Nesting is depicted not as a set of rational space-preparation activities for expectant parents, but as a set of irrational, hormonally compelled and evolved behaviours, unique to women. No scientific evidence is cited, but it’s assumed that nesting in humans is an analogue of nesting in other animals – birds, mice, rabbits, rats – for whom it is literal: they build physical nests in which their infants will be born and housed.Arianne Shahvisi, “Pregnant women ‘nest’. But there’s nothing biological about it” at Psyche
But when Shavisi looked, she could not find serious science evidence for such instinctive nesting behavior in humans. Findings are contradictory and there are no clear physiological markers underlying the practice:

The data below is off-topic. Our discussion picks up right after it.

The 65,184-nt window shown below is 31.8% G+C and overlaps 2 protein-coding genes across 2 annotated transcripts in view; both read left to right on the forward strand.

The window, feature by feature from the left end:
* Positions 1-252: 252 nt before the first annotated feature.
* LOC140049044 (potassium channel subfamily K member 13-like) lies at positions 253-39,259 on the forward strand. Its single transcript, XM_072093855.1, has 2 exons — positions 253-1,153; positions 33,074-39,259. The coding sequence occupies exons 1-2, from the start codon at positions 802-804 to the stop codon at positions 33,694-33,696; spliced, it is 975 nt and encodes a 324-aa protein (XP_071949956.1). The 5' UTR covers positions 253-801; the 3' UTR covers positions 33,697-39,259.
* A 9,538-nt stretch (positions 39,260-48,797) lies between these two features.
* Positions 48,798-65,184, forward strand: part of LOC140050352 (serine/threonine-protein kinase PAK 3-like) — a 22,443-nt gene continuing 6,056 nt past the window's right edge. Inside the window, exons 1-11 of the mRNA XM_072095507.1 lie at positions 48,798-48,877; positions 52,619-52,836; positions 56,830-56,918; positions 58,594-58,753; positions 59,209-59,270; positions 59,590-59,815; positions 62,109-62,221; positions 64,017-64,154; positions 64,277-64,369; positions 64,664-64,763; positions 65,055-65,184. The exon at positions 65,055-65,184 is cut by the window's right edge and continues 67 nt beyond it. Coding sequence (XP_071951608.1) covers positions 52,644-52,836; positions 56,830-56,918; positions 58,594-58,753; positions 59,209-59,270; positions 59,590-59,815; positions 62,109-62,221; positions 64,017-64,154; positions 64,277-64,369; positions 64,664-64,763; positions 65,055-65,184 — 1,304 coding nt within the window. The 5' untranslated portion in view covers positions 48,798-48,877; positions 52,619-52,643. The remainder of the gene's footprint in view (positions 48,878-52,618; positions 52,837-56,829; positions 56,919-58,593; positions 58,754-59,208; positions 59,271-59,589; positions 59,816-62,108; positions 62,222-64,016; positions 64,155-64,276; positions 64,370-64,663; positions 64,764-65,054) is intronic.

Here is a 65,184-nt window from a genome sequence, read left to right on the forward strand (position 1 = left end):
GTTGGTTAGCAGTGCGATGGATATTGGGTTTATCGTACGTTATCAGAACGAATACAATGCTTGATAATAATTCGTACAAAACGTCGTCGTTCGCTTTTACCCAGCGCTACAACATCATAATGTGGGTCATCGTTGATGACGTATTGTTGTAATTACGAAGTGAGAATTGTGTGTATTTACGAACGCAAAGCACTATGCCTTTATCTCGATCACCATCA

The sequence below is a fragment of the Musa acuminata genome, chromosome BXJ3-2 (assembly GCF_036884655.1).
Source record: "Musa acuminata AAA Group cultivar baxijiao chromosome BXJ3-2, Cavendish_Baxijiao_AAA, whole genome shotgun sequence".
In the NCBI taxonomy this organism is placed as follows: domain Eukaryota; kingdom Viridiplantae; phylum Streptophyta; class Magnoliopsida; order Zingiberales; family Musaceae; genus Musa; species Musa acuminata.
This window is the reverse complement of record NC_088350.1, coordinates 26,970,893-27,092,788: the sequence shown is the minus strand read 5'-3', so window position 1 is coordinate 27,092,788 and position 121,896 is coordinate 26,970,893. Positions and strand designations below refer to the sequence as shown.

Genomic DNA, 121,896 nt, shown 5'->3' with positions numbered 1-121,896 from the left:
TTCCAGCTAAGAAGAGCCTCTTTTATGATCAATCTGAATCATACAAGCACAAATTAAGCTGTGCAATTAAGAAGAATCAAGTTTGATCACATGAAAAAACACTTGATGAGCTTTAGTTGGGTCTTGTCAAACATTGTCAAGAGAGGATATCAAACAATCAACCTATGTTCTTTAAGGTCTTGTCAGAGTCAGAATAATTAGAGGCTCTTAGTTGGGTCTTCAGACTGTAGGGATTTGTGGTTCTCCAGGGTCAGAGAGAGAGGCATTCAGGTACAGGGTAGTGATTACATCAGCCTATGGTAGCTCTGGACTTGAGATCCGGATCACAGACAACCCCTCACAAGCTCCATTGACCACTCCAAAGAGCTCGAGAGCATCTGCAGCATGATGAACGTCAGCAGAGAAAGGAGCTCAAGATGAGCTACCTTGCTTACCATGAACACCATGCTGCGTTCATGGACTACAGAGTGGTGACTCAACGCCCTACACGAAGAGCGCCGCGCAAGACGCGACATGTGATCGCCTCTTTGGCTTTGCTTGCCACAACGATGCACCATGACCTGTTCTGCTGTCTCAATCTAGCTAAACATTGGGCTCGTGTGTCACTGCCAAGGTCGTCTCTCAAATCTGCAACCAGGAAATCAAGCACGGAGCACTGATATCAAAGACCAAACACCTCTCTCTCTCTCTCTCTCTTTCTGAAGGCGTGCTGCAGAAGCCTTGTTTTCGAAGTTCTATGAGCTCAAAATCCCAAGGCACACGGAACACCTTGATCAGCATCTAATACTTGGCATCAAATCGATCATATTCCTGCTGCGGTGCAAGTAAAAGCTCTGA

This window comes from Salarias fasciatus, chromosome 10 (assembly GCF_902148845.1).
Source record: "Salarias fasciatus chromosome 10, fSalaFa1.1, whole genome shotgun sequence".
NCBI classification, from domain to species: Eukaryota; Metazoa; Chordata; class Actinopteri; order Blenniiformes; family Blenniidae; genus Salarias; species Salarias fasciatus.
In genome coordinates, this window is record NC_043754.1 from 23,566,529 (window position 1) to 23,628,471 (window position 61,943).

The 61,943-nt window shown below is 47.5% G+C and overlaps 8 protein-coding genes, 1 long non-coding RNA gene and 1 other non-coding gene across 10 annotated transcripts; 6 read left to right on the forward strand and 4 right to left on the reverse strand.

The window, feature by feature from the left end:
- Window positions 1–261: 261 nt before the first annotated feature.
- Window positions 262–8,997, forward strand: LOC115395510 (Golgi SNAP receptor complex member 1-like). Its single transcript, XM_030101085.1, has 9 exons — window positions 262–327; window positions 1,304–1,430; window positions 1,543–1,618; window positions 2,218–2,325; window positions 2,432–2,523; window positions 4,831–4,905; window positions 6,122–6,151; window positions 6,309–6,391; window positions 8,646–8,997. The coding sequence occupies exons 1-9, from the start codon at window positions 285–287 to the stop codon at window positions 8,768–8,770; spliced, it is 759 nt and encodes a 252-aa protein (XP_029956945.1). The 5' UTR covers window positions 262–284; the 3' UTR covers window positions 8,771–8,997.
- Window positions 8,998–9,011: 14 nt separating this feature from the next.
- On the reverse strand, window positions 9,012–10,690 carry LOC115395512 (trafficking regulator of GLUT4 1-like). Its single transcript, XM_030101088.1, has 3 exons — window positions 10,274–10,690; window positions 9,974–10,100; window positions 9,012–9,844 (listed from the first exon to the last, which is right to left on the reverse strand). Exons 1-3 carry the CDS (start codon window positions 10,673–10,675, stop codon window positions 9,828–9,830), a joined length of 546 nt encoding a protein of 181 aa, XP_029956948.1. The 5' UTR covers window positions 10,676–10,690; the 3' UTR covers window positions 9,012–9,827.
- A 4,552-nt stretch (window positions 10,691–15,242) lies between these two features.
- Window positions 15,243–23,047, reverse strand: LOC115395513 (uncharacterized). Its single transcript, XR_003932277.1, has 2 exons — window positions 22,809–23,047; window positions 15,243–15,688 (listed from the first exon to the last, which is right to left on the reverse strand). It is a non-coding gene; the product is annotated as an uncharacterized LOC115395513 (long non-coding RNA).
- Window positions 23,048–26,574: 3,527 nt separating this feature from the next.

There’s no denying that many pregnant women experience nesting: three-quarters of those polled report unusual amounts of cleaning and tidying. But when the evidence base is thin, questionable and contradictory, why do so many websites, books and magazines continue to describe nesting as hormonally determined? The conventional explanation for these culturally specific behaviours (ordering furniture for the nursery, buying toilet rolls, organising linen) dives straight down to the endocrinological level, and from there back to an ancient evolutionary origin. There’s an attractive simplicity to the story: the infants of those mothers who best prepared their living spaces would be most likely to survive, inheriting the genes for ‘nesting’ and passing them on into perpetuity.Arianne Shahvisi, “Pregnant women ‘nest’. But there’s nothing biological about it” at Psyche (July 22, 2020)